These include the way in which political parties – as key gatekeepers to political office – recruit, select and champion candidates, and voters’ preferences or attitudes towards women’s engagement in public life or as politicians. The relative influence of parties and voters varies in different electoral systems. In the most ‘closed’ systems, where voters vote for a party rather than individual candidates, parties have the greatest influence over which candidates are elected, but voters have more influence in ‘open list’ systems, where they are able to vote directly for specific candidates.” (The European Parliamentary Research Service, 2019, p.7).

Moreover, as we can understand it, systems based on proportional representation guarantee more possibilities for female candidates to be elected than majority systems based entirely on single-member constituencies. Thus, because a proportional system reflects more effectively the intents of the population, by allowing for more options among candidates, the possibility of a balanced election of  male and female candidates is higher. For these reasons, electoral systems may represent themselves a potential institutional barriers if they do not allow wide possibilities for gender equality.

The EU institutions are aware of these problems and have promised to successfully try to solve them, guaranteeing a powerful balance between men and women. So far, it seems that this is becoming a reality thanks to the work of the new European Commission, elected on 27th November 2019, and the new presidencies of the main European institutions. Indeed, for the first time ever, a woman has become the President of the European Central Bank, with Christine Lagarde. Moreover, also for the first time in history, the President of the European Commission is a woman: the German, Ursula von der Leyen, who, soon after her election in Parliament, declared that she wanted a gender-balanced College of Commissioners and lived up to her promise. On 9 September 2020, she presented 12 women and 14 men as commission nominees, who, after the election held by the European Parliament, became the new EU Commissioners.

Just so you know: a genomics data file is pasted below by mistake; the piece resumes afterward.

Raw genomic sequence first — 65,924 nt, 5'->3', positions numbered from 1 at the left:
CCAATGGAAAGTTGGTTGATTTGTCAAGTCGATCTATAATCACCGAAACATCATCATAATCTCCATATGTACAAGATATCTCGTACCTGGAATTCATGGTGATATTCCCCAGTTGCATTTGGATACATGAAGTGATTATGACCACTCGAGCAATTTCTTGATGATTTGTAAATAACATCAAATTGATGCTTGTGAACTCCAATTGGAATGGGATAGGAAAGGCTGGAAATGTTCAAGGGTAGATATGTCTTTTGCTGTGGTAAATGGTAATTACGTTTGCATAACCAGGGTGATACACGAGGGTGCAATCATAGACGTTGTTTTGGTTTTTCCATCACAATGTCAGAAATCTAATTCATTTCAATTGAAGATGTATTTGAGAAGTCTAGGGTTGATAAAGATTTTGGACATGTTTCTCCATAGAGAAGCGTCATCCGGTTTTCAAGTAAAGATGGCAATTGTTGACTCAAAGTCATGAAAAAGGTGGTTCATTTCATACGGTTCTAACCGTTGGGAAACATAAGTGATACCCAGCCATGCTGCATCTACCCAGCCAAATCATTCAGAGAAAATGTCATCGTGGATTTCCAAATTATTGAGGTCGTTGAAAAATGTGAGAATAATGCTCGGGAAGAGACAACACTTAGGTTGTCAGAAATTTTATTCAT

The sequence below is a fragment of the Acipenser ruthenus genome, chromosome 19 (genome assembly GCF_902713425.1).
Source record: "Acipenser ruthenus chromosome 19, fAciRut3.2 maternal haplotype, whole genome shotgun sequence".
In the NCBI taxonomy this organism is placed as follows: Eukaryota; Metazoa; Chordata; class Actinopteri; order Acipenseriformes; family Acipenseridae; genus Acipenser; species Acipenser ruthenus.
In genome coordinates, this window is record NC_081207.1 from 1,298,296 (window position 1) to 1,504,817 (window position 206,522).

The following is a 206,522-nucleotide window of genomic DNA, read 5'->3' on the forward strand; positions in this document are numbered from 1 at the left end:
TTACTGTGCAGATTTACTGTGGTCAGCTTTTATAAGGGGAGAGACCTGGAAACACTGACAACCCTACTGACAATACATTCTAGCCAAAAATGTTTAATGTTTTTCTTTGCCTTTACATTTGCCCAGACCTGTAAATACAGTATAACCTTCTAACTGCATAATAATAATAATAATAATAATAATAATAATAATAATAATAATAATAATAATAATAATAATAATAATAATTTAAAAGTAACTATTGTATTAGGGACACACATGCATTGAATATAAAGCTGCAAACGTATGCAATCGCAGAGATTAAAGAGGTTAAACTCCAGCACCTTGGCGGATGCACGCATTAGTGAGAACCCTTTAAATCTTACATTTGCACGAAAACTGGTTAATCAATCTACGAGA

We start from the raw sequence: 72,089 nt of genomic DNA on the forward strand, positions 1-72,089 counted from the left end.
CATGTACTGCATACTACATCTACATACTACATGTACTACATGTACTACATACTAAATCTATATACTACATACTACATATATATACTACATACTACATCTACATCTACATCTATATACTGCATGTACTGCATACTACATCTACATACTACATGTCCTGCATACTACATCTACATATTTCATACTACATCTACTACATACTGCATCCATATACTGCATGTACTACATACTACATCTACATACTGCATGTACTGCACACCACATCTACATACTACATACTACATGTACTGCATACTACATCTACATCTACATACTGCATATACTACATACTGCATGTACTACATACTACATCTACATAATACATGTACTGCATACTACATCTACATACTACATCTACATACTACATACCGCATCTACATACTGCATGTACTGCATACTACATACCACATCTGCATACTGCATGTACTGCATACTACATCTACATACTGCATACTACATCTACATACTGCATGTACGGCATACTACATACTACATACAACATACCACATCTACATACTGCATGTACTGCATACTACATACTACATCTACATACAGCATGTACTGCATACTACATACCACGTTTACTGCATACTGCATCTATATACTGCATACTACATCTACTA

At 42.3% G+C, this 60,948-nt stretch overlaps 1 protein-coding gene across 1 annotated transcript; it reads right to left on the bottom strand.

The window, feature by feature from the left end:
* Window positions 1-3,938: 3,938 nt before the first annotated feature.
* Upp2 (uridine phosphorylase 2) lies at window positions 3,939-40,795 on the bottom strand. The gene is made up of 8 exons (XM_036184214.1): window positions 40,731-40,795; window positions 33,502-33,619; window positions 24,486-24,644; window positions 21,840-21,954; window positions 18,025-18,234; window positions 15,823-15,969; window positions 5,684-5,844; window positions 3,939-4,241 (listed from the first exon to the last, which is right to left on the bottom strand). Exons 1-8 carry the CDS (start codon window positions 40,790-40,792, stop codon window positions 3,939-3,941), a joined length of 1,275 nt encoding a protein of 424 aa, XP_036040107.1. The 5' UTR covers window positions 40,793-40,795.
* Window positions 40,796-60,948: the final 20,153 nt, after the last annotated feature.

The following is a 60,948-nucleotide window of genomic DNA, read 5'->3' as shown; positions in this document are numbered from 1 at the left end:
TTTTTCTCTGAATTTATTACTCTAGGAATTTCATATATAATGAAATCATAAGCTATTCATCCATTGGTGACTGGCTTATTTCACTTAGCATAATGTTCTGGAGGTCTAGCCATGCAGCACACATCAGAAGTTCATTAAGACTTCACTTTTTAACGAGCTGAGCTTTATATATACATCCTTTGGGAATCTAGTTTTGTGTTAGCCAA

Ursula von der Leyen and Christine Lagarde are examples for all the women who want to start a career in politics, proving that, through their skills, experiences and awards, they can be successful and guide the destiny of millions of citizens. The desire for a new European Union “of the people” has led to the fight for more flexibility and the respect for human and social rights and has put significant attention to the environmental problems of today with the new Green Deal. This can be attributed to the special sensitivity of a woman. The European Commission, thanks to its women, is fighting for gender equality by recognizing that equality in decision-making is one of the priorities of the Strategic engagement for gender equality, a crucial topic of the EU political agenda.

We are at a good point for reaching perfect gender balance between men and women in policy-making and all other aspects of social and economic life. Nonetheless, we have to make sure that people believe in this endeavour and continue  to cooperate with and support all groups concerned, including EU institutions, governments, social partners, NGOs and businesses, so that they can design and promote EU-wide actions for gender equality in leadership positions, according to the project of the European Commission.


The European Union, (1992), “Treaty on European Union”,art.2 and art.3, 3rd comma 2nd paragraph, p.5

The European Union, (2000), “The Charter of Fundamental Rights of the European Union”, art.23, p.13

The European Institute for Gender Equality (EIGE), Gender Equality Index

The European Parliamentary Research Service, (2019), “Women in politics in the EU”, retrieved from 


The United Nations, (2005), “Equal Participation of Women and Men in Decision-Making Processes, with Particular Emphasis on Political Participation and Leadership”, retrieved from

< https://www.un.org/womenwatch/daw/egm/eql-men/FinalReport.pdf>

The European Parliament, (2019), “Women in the European Parliament” infographics, retrieved from


The Inter-Parliamentary Union and the Parliamentary Assembly of the Council of Europe, (2018), “Sexism, harassment and violence against women in parliaments in Europe”, retrieved from